The initiative has already generated important collaborations and has the potential to enhance Northern Ireland’s reputation both nationally and internationally as a leading centre for bioimaging research.”
For media enquiries please contact: Anne-Marie Watson, Press & PR Unit, +44 (0)28 9097 5320,
email@example.com , 07814 415 451.
Researchers from across the globe will gather at Queen’s University next week to study the factors that help or hinder conflict resolution in divided societies.
Cyprus and Divided Societies will take place from 20-21 May 2008 as part of the University’s centenary celebrations.
The highlight of the Cyprus and Divided Societies conference will be a keynote address by Professor Emeritus Herbert Kelman, a Boston-based social psychologist who has brought together groups from conflict areas for decades, primarily in Israel/Palestine and Cyprus.
Dr Neophytos Loizides from the School of Politics, International Studies and Philosophy said: “There are four ongoing projects at Queen’s which compare conflict and conflict resolution in Cyprus and Northern Ireland. This conference is a great opportunity to share this learning, particularly at a time when negotiations in Cyprus have resumed and Cypriots are searching for a new framework to resolve their longstanding dispute.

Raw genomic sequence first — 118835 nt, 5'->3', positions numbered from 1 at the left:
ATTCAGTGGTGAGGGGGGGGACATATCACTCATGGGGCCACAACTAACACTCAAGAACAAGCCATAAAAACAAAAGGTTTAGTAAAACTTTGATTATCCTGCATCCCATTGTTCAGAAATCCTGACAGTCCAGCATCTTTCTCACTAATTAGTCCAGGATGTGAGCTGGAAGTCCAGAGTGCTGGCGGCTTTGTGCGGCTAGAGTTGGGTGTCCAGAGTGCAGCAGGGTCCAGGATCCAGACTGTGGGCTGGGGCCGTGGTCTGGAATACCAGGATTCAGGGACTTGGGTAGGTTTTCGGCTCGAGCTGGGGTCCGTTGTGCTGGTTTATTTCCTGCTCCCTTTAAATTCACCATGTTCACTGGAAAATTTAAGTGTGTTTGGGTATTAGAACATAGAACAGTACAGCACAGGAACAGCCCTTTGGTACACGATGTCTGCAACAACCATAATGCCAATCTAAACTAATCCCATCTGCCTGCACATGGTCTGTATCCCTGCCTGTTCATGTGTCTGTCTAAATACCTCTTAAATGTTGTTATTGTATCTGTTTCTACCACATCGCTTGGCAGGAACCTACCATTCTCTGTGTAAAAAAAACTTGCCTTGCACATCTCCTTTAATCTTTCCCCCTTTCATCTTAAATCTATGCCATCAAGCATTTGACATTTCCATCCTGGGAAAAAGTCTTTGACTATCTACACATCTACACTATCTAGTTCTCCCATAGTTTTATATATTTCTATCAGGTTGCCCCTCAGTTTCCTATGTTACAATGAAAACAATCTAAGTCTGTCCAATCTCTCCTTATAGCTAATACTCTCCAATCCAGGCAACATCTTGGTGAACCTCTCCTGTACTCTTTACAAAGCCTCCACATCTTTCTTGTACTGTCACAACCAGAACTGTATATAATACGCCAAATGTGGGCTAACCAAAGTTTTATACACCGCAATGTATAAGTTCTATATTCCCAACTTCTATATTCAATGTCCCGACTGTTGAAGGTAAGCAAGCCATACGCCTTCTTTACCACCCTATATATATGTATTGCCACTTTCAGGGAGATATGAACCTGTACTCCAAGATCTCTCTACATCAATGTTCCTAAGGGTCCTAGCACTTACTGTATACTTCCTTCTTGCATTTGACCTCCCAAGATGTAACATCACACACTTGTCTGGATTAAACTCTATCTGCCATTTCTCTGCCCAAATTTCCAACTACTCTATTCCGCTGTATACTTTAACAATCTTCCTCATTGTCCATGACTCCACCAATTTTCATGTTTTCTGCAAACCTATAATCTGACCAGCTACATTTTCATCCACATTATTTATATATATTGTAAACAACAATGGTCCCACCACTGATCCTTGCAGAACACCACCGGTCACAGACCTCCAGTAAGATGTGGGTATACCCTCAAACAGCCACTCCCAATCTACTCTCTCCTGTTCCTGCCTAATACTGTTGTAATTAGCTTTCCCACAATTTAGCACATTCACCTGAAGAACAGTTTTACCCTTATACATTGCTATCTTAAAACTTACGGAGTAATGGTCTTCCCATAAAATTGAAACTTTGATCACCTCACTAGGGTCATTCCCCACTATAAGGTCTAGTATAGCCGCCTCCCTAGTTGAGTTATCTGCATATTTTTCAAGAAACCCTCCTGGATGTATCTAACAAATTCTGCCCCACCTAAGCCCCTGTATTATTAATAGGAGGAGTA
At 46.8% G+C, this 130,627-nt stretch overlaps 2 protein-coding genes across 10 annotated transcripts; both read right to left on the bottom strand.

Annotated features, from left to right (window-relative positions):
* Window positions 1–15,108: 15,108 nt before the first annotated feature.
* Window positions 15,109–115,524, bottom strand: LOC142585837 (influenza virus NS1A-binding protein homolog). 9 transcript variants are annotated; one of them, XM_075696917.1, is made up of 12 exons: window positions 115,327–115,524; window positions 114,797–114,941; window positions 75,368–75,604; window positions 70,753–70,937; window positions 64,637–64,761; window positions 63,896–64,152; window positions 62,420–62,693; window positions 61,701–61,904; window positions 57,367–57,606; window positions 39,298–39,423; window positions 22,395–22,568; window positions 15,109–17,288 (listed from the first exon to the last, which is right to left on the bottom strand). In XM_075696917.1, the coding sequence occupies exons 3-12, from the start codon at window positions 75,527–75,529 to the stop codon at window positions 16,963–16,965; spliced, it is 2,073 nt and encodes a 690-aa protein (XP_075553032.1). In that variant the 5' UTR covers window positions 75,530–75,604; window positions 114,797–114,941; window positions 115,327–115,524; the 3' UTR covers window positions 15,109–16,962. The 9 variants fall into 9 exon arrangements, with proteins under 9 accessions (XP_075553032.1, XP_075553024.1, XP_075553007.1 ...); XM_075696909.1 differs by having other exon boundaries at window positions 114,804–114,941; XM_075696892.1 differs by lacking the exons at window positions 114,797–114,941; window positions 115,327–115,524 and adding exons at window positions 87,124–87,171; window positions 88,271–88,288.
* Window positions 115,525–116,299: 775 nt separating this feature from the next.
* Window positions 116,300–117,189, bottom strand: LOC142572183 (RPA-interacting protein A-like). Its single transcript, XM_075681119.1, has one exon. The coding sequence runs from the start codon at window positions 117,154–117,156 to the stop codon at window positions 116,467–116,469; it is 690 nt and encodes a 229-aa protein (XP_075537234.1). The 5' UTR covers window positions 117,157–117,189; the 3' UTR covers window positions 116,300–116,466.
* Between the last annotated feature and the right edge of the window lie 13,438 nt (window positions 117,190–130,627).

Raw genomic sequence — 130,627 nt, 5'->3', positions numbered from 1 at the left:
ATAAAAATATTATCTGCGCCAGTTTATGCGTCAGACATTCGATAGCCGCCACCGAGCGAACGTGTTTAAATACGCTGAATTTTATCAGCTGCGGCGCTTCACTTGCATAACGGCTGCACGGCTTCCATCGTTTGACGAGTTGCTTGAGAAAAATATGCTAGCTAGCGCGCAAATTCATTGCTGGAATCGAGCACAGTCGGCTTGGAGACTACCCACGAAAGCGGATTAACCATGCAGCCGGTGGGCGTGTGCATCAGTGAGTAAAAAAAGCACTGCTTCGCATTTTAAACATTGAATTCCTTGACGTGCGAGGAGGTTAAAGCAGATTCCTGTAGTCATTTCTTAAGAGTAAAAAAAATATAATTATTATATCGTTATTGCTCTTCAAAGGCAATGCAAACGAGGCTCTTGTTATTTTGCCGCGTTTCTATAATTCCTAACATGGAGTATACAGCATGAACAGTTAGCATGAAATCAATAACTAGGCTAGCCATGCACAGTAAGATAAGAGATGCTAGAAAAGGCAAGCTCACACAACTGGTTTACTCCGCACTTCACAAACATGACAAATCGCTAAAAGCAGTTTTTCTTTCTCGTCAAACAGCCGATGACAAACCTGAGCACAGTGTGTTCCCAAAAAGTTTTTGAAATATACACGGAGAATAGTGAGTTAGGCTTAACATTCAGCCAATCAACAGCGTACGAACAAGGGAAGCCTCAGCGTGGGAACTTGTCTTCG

“Amongst other issues, the conference will consider the role of social political psychology in understanding conflict in divided societies, and will launch a new Masters Degree in Political Psychology at Queen’s. The unique course, which is the first of its kind in the UK and Ireland will be available at Queen’s from September.”
Professor Evanthia Lyons from the School of Psychology said: “Research in different conflict situations has shown that efforts to build peace and reach comprise must include policies that lead to reduction of fear, anger and prejudice as well as re-alignment of identities. Social psychology has a lot to offer in this area.